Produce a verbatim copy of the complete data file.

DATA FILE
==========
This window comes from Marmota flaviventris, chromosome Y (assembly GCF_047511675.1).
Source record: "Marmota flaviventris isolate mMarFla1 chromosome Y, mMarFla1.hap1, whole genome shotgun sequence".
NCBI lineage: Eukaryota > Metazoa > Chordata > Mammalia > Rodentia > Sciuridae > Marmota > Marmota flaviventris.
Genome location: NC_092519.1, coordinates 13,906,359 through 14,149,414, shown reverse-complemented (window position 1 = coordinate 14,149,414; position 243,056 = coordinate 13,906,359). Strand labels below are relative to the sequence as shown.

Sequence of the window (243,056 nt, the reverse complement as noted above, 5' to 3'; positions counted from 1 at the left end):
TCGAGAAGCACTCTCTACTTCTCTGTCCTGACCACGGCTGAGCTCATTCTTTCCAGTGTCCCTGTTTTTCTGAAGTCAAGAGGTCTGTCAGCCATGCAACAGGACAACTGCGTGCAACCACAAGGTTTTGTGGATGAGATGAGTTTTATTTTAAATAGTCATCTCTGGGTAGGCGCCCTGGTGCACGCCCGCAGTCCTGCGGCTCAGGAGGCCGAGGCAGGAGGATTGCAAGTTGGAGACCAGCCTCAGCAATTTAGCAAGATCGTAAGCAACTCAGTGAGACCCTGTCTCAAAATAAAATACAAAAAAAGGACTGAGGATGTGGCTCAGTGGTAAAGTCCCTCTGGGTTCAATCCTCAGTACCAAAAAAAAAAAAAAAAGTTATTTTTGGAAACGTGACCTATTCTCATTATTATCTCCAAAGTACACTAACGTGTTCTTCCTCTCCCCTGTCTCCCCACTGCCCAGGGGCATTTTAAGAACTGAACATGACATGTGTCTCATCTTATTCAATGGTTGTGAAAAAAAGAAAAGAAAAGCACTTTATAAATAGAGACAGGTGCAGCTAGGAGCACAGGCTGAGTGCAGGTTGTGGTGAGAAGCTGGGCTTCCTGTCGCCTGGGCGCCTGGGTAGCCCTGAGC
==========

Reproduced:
This window comes from Marmota flaviventris, chromosome Y (assembly GCF_047511675.1).
Source record: "Marmota flaviventris isolate mMarFla1 chromosome Y, mMarFla1.hap1, whole genome shotgun sequence".
NCBI lineage: Eukaryota > Metazoa > Chordata > Mammalia > Rodentia > Sciuridae > Marmota > Marmota flaviventris.
Genome location: NC_092519.1, coordinates 13,906,359 through 14,149,414, shown reverse-complemented (window position 1 = coordinate 14,149,414; position 243,056 = coordinate 13,906,359). Strand labels below are relative to the sequence as shown.

Sequence of the window (243,056 nt, the reverse complement as noted above, 5' to 3'; positions counted from 1 at the left end):
TCGAGAAGCACTCTCTACTTCTCTGTCCTGACCACGGCTGAGCTCATTCTTTCCAGTGTCCCTGTTTTTCTGAAGTCAAGAGGTCTGTCAGCCATGCAACAGGACAACTGCGTGCAACCACAAGGTTTTGTGGATGAGATGAGTTTTATTTTAAATAGTCATCTCTGGGTAGGCGCCCTGGTGCACGCCCGCAGTCCTGCGGCTCAGGAGGCCGAGGCAGGAGGATTGCAAGTTGGAGACCAGCCTCAGCAATTTAGCAAGATCGTAAGCAACTCAGTGAGACCCTGTCTCAAAATAAAATACAAAAAAAGGACTGAGGATGTGGCTCAGTGGTAAAGTCCCTCTGGGTTCAATCCTCAGTACCAAAAAAAAAAAAAAAAGTTATTTTTGGAAACGTGACCTATTCTCATTATTATCTCCAAAGTACACTAACGTGTTCTTCCTCTCCCCTGTCTCCCCACTGCCCAGGGGCATTTTAAGAACTGAACATGACATGTGTCTCATCTTATTCAATGGTTGTGAAAAAAAGAAAAGAAAAGCACTTTATAAATAGAGACAGGTGCAGCTAGGAGCACAGGCTGAGTGCAGGTTGTGGTGAGAAGCTGGGCTTCCTGTCGCCTGGGCGCCTGGGTAGCCCTGAGC